Infiniti was adrift for more than a decade, trying to establish itself in a crowded luxury scene filled with established players that enjoyed years of pedigree and consumer recognition. With a lineup of staid sedans and rebadged Nissan SUVs, there were few products to help the brand get noticed. That all changed with the G, a car that established Infiniti's current penchant for creating cars that are fun to drive, packed with high-tech features and priced lower than their competitors.
Yet, a successful luxury car company should touch every corner of the market, and with the Infiniti G Convertible, the brand is in an even better position to take on its rivals. Blessed with a retractable-hardtop design, it offers the quiet comfort of a coupe when the top is up and the exhilaration of a convertible when it's automatically stowed beneath the trunk lid. But there are a couple of serious penalties paid for this luxury. Besides being about 450 pounds heavier than the coupe, its backseat is nearly useless with the top raised and the trunk is nearly useless with it lowered.
Because of these practical concerns, we don't think quite as highly of the G Convertible as we do of its Coupe and Sedan siblings. Even so, the Convertible certainly shares the sort of performance, handling and value that has made the G family such a smart buy in the entry-luxury segment.
Current Infiniti G Convertible
The Infiniti G Convertible features a retractable hardtop roof, seats four people and is offered as a single G37 model with three trim levels -- base, Sport and Limited Edition. Every G Convertible is powered by a 3.7-liter V6 that sends 325 horsepower to the rear wheels. The base G and Limited come with a seven-speed automatic transmission featuring manual paddle-shift control and rev-matched downshifts. The Sport comes with an exclusive six-speed manual transmission.
The base G comes standard with items like xenon headlights, keyless ignition/entry, a rearview camera, dual-zone automatic climate control, leather upholstery, heated front seats, Bluetooth and an iPod interface. Besides its bigger wheels and brakes, summer tires, quicker steering and sport seats, the G37 Sport includes niceties that are optional on the G. These include parking sensors, a power-adjustable tilt-and-telescoping steering wheel, a navigation system, Bluetooth phone and audio connectivity and a Bose stereo. The Limited is essentially a Sport with an automatic transmission and special black paint and red leather.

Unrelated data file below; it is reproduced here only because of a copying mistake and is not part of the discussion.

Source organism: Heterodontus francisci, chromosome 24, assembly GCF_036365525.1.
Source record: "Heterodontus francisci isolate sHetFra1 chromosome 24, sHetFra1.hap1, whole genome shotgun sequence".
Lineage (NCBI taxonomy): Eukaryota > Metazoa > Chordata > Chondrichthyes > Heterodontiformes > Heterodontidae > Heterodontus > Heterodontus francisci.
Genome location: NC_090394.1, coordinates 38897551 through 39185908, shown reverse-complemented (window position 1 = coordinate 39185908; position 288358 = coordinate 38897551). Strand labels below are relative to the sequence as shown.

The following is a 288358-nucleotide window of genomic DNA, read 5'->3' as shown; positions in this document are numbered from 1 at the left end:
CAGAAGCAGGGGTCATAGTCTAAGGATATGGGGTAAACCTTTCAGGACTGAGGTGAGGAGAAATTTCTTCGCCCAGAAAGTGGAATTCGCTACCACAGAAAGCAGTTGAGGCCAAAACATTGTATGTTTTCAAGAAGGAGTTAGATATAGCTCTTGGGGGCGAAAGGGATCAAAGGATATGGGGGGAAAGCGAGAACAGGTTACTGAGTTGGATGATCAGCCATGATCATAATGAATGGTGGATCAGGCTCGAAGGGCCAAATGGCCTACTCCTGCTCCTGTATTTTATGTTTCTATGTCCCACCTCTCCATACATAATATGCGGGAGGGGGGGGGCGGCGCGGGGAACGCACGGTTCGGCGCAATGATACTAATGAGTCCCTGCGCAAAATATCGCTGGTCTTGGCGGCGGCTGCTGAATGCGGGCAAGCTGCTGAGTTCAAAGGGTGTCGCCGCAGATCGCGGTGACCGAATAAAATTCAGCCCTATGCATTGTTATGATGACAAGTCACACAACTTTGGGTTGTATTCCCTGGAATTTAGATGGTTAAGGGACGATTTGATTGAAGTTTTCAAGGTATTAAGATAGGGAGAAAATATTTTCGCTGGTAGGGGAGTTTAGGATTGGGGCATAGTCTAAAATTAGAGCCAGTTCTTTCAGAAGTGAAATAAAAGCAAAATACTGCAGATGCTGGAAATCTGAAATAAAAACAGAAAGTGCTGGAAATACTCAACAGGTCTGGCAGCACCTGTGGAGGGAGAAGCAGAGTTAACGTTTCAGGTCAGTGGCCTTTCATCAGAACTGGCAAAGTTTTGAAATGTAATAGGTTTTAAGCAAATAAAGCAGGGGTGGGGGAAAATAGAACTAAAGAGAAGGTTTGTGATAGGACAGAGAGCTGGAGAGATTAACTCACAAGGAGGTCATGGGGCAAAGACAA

The Infiniti G Convertible offers user-friendly controls, excellent build quality and a handsome design -- the latter highlighted by such items as the car's leather-accented magnesium paddle shifters and aluminum (or optional wood) accents. The optional Bose audio system is excellent, and the convertible's headrest-mounted speakers make it even better.
The front seats are comfortable and well-bolstered, while the available sport-styled seats offer even more aggressive bolstering (though they may be a bit too snug for larger drivers). The backseat is essentially useless for normal-sized adults, even compared to other convertibles. Useless is a good word to describe the G's trunk when that hardtop is lowered, as its capacity shrinks to about 2 cubic feet (think a tissue box and not much more).
In reviews, we found that the G Convertible serves up thrilling acceleration, but we're not fans of the coarse noises it makes at higher engine speeds. On the move, this well-sorted Infiniti attacks curves with aggression and precision, yet it remains poised and compliant when driven over less-than-perfect pavement. The only real downside is the weight, as it saps some of the car's potential compared to the lighter G Coupe, or Nissan's Z Roadster.
Read the most recent 2013 Infiniti G Convertible review.
If you are looking for older years, visit our used Infiniti G Convertible page.